Frank Mastonuzzi:
Now, here’s one entry that we see 99.9% of people are forgetting, and that’s calculating your loan interest payable. Now, don’t forget that this is a loan which may or may not be forgiven later on. And for that reason, since it is a loan from the SBA, we need to record loan interest expense. Now, that may be forgiven too as part of the loan forgiveness program, but for now you need to record your loan interest on a monthly basis as if you own it and it becomes due. So we say use a straight line calculation each month, what the outstanding principle balance is and how many days of interest that month takes and book that entry. So we’re recording it as PPP loan interest expense, and we’re crediting a PPP loan interest expense payable so that we can track what the loan interest expense is over time and then when the loan is forgiven, we’re able to extinguish both of these line items.

Frank Mastonuzzi:
And then lastly, on the date of forgiveness, so when you’re notified of the loan forgiveness from the bank, you’ve applied, everything comes through, they’re going to forgive it, then you extinguish the amounts that are forgiven. So, in this instance, we’re going to get the full $100,000 forgiven, and we’re going to get the $2,500 interest payable forgiven also. So we’re going to debit those two payables, because they’re no longer payable to the SBA, and then we’re going to credit other income non-taxable, and we’re going to it as PPP. The reason why we’re doing this in all these transactions is for one main point. Right now, if the loan is forgiven, the income is non-taxable to the entity as well as the expenses are not deductible on your tax return. So you want to track both of these so that when you go to do your tax return with your tax firm, you’re clearly identifying which items are taxable and which are not based on what happens.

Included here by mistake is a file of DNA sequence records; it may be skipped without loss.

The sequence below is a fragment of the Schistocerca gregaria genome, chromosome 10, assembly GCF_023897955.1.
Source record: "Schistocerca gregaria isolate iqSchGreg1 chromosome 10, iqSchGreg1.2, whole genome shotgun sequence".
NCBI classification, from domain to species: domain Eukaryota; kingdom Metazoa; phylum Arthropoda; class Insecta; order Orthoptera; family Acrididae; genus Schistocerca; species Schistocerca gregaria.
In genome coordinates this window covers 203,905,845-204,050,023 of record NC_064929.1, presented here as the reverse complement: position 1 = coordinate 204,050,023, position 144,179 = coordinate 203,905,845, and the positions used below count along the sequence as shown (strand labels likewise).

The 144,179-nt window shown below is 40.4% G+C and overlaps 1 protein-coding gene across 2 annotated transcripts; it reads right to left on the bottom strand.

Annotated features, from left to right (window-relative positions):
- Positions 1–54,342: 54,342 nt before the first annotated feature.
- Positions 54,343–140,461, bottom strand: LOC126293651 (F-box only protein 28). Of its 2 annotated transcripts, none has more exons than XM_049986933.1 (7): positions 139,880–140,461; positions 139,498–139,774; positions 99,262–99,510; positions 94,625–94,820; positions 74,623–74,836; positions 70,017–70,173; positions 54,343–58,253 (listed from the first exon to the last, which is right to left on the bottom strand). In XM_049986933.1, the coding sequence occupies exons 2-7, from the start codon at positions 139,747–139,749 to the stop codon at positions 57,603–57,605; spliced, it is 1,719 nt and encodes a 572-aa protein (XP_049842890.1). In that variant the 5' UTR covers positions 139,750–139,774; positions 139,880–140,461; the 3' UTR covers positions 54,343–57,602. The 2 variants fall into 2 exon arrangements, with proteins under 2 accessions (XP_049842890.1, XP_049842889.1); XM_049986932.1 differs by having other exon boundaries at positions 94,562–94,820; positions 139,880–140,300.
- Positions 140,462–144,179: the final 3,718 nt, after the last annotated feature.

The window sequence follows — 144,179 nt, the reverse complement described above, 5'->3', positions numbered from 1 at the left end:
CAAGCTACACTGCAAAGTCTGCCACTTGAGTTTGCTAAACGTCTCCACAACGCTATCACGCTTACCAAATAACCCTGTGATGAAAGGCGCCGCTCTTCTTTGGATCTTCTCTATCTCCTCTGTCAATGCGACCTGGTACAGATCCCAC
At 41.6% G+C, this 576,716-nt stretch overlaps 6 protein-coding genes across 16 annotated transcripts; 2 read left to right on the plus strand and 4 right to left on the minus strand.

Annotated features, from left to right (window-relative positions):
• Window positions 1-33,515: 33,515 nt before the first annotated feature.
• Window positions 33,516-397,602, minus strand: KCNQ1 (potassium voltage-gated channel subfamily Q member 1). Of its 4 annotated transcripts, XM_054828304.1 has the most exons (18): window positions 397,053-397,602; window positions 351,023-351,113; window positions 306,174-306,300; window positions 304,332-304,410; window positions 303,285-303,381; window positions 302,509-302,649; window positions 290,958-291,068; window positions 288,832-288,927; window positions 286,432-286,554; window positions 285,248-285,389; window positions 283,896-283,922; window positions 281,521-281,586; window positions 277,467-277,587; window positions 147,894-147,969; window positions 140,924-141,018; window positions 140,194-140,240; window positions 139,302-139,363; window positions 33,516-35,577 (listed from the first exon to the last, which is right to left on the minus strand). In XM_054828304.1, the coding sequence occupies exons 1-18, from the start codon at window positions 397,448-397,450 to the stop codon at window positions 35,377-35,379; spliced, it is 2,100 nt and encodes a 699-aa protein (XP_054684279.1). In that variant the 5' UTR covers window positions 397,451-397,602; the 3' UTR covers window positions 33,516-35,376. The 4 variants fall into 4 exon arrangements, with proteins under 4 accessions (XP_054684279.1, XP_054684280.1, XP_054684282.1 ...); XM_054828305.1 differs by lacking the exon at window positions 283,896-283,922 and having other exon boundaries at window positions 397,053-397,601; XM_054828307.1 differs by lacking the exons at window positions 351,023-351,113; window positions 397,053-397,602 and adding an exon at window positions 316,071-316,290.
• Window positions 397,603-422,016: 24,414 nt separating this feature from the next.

Frank Mastonuzzi:
So, by recording it and then extinguishing it, when you go to do your year end tax return, which will be in 2021, your tax firm will love you because it’s clear and they won’t have to ask a million questions and you’re going to avoid a lot of headaches down the road trying to figure out what was used, what was not used, and what’s trackable. So we hope you enjoyed this episode of Just A Minute Accounting. Covering PPP loans is not easy because it’s all new to all of us and we’re happy to help with any questions you may have. Please feel free to reach out to me at frank.m@punchfinancial.com or go to our website at www.punchfinancial.com and contact us and ask any questions related to the PPP loan forgiveness you want. Thanks and have a wonderful day.

We have gotten a lot of questions about the proper GAAP accounting treatment of the PPP loans and wanted to highlight some rules and offer guidance. These steps walk you through each step of the journal entry.

PPP Loan Accounting Entries

Journal Entry #1 – Receipt of the Loan

Book entry upon receiving the disbursement (date is key for loan forgiveness application). Create a separate cash account on the G/L so you can track the usage for forgiveness.

DR New Cash – Existing Bank Account

CR PPP Loan Payable

$100,000

$100,000

Since the loan is not due for approximately 2 years with a 6-month deferment, classify this loan as long-term and not short-term.

Journal Entry #2 – Transactions using the PPP Loan Proceeds

1st create a separate G/L account for the PPP related expenses. A separate G/L account will allow you to track the spend of the PPP Loan.